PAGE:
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Cover Story - Second annual corporate counsel roundtable

|Written By Kirsten McMahon

To have five corporate counsel together in a room agree on what their biggest challenge is seems rare, but with changing industry and legal developments and increased instant communications, finding time to do the job well is becoming increasingly difficult. But our panelists are coping and providing good, common-sense advice in various industries despite lacking precious time.

Canadian Lawyer INHOUSE sat down with five lawyers in a diverse range of industries to see just what they think about keeping on top of industry and legal developments, being part of the management team, managing external legal fees, risk management, and much more.

Canadian Lawyer INHOUSE editor Kirsten McMahon moderated the roundtable session, which included: Howie Wong (Toronto Community Housing), Alan Belaiche (St. Michael’s Hospital), Elizabeth DelBianco (Celestica Inc.), Brian M. Leck (Toronto Transit Commission), and Sanjeev Dhawan (Hydro One Networks Inc.).


What’s your strategy for keeping on top of both legal developments and industry-specific developments? Do you find you have the time to keep up to date?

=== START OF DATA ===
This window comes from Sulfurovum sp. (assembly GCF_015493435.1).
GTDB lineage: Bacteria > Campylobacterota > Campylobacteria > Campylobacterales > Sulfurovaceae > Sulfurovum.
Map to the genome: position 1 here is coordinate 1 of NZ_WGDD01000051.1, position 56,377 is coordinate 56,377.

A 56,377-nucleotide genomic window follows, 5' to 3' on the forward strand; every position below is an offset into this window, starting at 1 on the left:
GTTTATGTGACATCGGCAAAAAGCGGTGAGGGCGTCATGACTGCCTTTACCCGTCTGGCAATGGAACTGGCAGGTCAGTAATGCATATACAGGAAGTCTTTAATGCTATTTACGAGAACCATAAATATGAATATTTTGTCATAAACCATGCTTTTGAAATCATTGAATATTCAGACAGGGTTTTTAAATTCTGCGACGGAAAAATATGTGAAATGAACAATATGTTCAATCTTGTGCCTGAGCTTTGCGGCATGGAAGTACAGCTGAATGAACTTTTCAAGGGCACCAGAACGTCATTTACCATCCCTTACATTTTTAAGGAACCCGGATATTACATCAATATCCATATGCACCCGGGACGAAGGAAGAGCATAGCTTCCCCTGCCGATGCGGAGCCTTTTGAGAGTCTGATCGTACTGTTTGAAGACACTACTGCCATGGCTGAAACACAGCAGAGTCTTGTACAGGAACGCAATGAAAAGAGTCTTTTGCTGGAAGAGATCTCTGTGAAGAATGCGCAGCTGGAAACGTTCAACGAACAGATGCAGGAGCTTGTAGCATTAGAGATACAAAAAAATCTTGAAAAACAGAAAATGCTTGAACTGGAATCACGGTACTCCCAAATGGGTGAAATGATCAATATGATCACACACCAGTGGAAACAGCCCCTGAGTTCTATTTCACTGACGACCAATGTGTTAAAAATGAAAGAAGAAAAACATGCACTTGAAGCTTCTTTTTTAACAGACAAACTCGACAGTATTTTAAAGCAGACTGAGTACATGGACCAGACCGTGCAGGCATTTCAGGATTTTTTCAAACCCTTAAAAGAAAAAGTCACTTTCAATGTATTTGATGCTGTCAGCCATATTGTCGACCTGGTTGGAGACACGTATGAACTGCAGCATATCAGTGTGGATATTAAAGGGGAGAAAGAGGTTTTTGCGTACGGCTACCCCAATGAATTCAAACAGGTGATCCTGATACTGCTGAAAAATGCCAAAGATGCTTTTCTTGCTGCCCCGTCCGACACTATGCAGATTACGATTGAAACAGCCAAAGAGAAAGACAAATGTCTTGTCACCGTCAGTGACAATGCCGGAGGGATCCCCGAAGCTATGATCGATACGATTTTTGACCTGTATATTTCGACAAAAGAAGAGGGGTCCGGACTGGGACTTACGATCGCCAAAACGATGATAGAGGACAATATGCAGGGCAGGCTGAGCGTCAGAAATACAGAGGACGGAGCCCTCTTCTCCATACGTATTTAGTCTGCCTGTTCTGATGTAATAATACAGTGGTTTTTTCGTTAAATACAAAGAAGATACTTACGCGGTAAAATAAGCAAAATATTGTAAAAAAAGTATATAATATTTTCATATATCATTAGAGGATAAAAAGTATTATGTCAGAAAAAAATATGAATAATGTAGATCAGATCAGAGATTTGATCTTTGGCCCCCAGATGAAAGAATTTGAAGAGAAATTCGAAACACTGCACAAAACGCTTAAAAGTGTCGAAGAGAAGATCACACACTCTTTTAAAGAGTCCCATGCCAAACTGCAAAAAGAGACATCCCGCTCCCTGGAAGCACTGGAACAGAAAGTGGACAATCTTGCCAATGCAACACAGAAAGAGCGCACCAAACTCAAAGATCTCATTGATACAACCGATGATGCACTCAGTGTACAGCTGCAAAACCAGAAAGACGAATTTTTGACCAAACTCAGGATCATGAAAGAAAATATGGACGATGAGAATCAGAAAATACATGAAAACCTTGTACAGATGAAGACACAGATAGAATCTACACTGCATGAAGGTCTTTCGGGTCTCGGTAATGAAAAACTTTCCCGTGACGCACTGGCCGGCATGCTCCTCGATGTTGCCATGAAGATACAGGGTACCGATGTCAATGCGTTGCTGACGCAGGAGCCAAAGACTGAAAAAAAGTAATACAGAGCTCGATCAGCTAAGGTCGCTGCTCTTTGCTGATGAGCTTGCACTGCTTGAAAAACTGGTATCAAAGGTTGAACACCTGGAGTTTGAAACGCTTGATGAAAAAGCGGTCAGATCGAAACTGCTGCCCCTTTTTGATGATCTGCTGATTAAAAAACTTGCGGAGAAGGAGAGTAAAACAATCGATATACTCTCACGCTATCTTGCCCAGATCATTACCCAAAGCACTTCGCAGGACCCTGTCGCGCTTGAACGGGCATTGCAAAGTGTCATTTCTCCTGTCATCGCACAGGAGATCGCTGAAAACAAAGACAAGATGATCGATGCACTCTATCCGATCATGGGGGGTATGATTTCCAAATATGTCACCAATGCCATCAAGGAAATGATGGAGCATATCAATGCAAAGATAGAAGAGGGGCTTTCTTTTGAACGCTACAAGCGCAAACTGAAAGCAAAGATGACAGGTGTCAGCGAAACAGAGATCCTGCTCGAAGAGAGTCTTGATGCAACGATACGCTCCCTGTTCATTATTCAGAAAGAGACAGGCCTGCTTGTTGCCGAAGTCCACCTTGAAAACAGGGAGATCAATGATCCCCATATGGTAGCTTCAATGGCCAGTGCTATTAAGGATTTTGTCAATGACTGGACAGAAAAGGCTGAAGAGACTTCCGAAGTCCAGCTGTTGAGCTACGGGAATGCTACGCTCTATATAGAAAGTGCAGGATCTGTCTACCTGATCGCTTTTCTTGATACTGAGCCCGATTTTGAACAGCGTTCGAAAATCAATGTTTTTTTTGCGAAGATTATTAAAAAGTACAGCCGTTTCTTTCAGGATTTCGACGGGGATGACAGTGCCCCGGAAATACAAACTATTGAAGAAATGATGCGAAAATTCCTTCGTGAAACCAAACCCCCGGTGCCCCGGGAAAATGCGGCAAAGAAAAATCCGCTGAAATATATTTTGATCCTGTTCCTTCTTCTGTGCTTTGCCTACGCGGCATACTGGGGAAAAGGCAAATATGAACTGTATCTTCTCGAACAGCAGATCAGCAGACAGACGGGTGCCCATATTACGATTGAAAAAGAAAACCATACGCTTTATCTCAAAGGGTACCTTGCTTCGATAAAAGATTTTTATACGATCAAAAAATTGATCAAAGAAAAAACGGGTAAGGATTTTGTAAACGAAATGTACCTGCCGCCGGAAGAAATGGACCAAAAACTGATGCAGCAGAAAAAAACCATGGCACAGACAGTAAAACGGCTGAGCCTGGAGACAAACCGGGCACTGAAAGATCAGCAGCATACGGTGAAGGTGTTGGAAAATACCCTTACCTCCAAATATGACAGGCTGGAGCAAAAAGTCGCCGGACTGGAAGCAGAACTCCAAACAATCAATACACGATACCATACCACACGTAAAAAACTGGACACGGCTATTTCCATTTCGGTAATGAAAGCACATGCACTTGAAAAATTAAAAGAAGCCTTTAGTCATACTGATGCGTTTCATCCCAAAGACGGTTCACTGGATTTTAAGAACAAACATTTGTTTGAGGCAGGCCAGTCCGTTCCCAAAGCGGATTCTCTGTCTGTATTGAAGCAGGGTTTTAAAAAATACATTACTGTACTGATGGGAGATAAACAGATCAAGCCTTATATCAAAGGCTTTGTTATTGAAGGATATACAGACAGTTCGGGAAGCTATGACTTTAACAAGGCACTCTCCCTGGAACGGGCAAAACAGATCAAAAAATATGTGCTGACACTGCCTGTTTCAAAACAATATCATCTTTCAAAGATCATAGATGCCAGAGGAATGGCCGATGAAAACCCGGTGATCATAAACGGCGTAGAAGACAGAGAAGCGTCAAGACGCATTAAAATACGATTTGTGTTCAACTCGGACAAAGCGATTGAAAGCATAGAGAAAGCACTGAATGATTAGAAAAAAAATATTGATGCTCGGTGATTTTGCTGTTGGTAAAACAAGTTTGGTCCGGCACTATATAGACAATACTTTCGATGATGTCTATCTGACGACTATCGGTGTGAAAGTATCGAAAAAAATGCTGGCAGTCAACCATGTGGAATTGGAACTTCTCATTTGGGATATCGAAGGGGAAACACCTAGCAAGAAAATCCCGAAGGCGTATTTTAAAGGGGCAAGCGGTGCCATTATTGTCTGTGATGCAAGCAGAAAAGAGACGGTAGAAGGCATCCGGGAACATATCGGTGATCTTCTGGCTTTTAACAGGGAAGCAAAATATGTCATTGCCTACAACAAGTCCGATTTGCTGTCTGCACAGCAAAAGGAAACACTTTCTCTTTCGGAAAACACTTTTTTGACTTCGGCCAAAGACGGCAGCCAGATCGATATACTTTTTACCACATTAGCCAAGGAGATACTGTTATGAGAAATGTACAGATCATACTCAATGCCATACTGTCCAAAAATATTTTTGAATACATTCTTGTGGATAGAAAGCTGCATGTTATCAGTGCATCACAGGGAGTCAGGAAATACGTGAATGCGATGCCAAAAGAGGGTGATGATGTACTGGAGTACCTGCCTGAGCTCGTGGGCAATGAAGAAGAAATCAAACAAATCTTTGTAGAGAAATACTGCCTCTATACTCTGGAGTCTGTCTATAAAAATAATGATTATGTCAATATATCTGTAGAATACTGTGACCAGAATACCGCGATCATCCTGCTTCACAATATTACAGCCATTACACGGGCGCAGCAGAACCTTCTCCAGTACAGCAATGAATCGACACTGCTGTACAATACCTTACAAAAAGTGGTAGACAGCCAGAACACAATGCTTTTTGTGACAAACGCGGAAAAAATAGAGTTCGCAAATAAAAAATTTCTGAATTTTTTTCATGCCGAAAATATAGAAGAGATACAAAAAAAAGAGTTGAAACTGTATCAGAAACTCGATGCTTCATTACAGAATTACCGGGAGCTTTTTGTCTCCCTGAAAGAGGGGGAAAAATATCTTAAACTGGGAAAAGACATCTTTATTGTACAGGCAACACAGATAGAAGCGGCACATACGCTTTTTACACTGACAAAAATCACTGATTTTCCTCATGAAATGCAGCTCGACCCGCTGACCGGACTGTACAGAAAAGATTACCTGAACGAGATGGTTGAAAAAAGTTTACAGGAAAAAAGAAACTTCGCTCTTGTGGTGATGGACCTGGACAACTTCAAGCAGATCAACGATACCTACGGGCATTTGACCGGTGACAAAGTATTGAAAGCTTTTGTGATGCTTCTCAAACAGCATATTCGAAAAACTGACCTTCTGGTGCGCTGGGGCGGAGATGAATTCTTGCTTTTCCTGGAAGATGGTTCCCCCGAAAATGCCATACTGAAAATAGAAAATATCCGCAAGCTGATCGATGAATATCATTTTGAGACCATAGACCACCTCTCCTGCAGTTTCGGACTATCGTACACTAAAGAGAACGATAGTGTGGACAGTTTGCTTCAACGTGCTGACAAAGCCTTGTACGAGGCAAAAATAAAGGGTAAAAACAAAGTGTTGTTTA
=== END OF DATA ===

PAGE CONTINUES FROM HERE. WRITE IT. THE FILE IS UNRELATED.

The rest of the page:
DELBIANCO:
I find it very difficult to keep up. I have a wide network of firms and we get the bulletins from the law firms, which I find very helpful because as soon as there’s a development or a change in the law, you get an e-mail. But even with all those resources, I still find it difficult to keep up, particularly in the last couple of years with Sarbanes-Oxley. Does anyone else find that?

BELAICHE:
It’s perpetually challenging to keep up. Health care is a heavily regulated industry and we’re a landlord, a provider of health-care services, we’re a purchaser of legal services. . . . I think it is really critical to build and maintain a network of colleagues and monitor firm bulletins, because they are quite helpful. We have recently developed a great [informal] network of my counterparts at other academic health-science centres in Toronto and that is an incredibly useful, helpful, informative forum to share information.